PHIL LANZON – A Heep Of Solo Music

September 24, 2019, 10 months ago

By Greg Prato

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PHIL LANZON – A Heep Of Solo Music

Phil Lanzon is one busy chap. In addition to serving as the keyboardist for prog metallists Uriah Heep since 1986, he is also a solo artist, having issued If You Think I’m Crazy! in 2017, and 48 Seconds in 2019. Additionally, he is a published author (Curse of the Mudchalk Devil also arrived in 2019) and has played with a variety of other artists over the years. Phil spoke with BraveWords correspondent Greg Prato about his current - and future - projects, shortly after the August 9th release of 48 Seconds (via his own label, PLD/Phil Lanzon Ditties).

BraveWords: How differently do you approach a solo album as opposed to a Uriah Heep album? 

Phil Lanzon: “First off, the blueprint of Uriah Heep is a well-known sound - production, choice of melodies, songs, lyrics, and everything. So, when we do write for Uriah Heep, we have that in mind when we do it. That’s fair enough - I think all bands that are established, have that criteria. So, when you step out of that, like I do quite often, because I have quite a lot of material on the back burner not always suitable for Uriah Heep, that gives me the opportunity to delve into other areas and experiment where I want. Especially, with my love of film music, I like to include orchestra and choir, and have dynamic, dramatic musical passages, which is my thing - that’s the other side of me. And because I have a backlog of material, I can select whatever I’ve written here at home, and present it to my producer, Simon, and my arranger, Richard. And we can start talking about what we like and what we don’t like, and go down that road.”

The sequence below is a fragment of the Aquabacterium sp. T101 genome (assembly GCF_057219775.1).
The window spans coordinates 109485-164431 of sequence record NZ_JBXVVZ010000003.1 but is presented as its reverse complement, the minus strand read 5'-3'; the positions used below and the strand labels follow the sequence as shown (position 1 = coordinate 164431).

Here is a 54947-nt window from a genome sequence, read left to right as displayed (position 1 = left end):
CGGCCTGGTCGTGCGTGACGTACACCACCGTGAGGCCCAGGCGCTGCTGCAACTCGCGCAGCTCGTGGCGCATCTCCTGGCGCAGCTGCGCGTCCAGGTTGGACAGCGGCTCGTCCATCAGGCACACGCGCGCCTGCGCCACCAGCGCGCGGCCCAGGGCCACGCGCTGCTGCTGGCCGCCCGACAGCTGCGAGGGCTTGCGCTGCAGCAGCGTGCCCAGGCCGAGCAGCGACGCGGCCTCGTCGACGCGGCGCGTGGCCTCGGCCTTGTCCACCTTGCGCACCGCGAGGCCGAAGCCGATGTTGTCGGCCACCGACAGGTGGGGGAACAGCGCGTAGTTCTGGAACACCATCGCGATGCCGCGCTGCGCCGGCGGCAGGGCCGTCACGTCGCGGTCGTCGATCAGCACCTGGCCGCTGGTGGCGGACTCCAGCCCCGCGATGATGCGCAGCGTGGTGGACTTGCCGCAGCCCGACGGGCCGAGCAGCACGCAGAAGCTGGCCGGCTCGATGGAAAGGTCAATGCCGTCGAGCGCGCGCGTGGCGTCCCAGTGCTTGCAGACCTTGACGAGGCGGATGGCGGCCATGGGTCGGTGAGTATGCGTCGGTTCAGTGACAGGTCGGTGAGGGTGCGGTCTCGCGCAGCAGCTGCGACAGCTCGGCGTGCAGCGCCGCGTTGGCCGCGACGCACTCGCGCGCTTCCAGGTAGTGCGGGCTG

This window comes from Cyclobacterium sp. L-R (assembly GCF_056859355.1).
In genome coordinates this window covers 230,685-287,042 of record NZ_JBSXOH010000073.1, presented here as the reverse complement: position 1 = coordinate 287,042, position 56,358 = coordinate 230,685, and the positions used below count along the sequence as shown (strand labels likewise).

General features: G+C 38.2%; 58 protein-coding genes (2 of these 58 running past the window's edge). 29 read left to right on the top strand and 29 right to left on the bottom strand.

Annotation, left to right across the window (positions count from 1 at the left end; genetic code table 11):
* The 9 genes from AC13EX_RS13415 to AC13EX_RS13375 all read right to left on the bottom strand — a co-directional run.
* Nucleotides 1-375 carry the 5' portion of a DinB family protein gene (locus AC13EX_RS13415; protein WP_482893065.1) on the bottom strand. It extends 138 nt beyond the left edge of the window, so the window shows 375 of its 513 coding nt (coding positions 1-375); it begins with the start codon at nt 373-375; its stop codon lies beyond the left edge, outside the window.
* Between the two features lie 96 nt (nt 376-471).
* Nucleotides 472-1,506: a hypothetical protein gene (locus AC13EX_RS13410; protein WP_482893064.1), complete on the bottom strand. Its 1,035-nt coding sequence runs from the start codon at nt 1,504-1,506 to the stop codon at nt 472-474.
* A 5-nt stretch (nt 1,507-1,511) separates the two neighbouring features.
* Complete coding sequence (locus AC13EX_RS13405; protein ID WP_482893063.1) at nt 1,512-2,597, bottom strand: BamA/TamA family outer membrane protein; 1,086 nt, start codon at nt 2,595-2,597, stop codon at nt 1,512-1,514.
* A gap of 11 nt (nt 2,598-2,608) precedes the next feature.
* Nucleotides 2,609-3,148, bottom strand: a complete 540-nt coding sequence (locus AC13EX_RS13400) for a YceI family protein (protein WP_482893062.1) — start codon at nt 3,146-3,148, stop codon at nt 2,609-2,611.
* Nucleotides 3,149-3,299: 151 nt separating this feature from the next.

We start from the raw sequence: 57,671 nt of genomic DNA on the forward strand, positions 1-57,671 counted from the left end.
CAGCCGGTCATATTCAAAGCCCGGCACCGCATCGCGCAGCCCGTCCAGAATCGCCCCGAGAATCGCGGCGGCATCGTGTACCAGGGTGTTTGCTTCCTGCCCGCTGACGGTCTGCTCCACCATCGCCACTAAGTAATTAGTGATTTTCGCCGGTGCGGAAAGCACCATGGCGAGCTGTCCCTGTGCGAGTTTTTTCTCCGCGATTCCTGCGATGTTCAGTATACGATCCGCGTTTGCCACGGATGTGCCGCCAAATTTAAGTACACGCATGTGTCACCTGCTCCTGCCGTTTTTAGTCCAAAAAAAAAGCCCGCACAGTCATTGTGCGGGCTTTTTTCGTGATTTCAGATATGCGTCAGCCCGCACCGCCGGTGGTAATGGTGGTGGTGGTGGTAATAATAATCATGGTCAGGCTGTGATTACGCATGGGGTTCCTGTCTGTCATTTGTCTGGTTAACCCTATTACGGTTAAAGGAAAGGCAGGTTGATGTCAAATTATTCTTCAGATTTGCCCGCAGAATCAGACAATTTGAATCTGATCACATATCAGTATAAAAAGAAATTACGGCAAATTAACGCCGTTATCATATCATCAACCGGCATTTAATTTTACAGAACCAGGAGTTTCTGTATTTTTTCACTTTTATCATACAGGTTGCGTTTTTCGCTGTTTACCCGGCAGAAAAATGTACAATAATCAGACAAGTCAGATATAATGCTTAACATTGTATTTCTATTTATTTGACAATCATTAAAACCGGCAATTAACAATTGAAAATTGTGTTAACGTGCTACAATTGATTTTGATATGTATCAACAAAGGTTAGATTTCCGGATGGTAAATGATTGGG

BraveWords: How was it working with an orchestra and choir?

Phil Lanzon: “I love it. It’s one of my great desires - to work in that world, if I can further that into movie scoring, I would love to do that. Because that is probably my main thing in life - is to do that. That’s my main love. I like all genres of music though - it’s not just that. I draw from pop, rock, metal, classical, and I like to do a mixture of whatever it is I think is going to work - melodically and making sense as a theme. I like to delve in those areas.”

BraveWords: There is an interesting story behind the album’s title.

Phil Lanzon: “The story about 48 Seconds is based on the San Francisco earthquakes of 1906. It does go back a little while to when I was a kid and I picked up a book from the library. Not that I was looking for a disaster story, but the title caught my eye. And the story stuck with me throughout my early years, really. And I then thought, ‘Well, what can I do? This is a terrible, sad story, this event.’ It’s not alone - there are plenty of other disasters in the world, but for some reason, that one had resonance to me. Later on in life, I started creating a song around it, but the song didn’t work out, and it wasn’t suitable to the criteria I was working with - or the band that I was with. So I left it on the shelf, and left it for a while to gather dust. Many years went by, until I picked it up again in the ‘80s, and I rewrote it with a different style altogether, and again, I thought, ‘It’s still not right. This hasn’t resonated yet.’ So last year, it did. I picked up an old song I had from way back - the emotion of which seemed to fit the emotions of the story. So, I started working on putting them together. I changed the old lyrics, got rid of them, and just rewrote this whole lyric - including two characters, so that the listener could relate to the story as it goes along. And I came up with this amazing arrangement, which ended up being almost ten minutes, I believe. All who have heard it have been blown away by it - including myself.”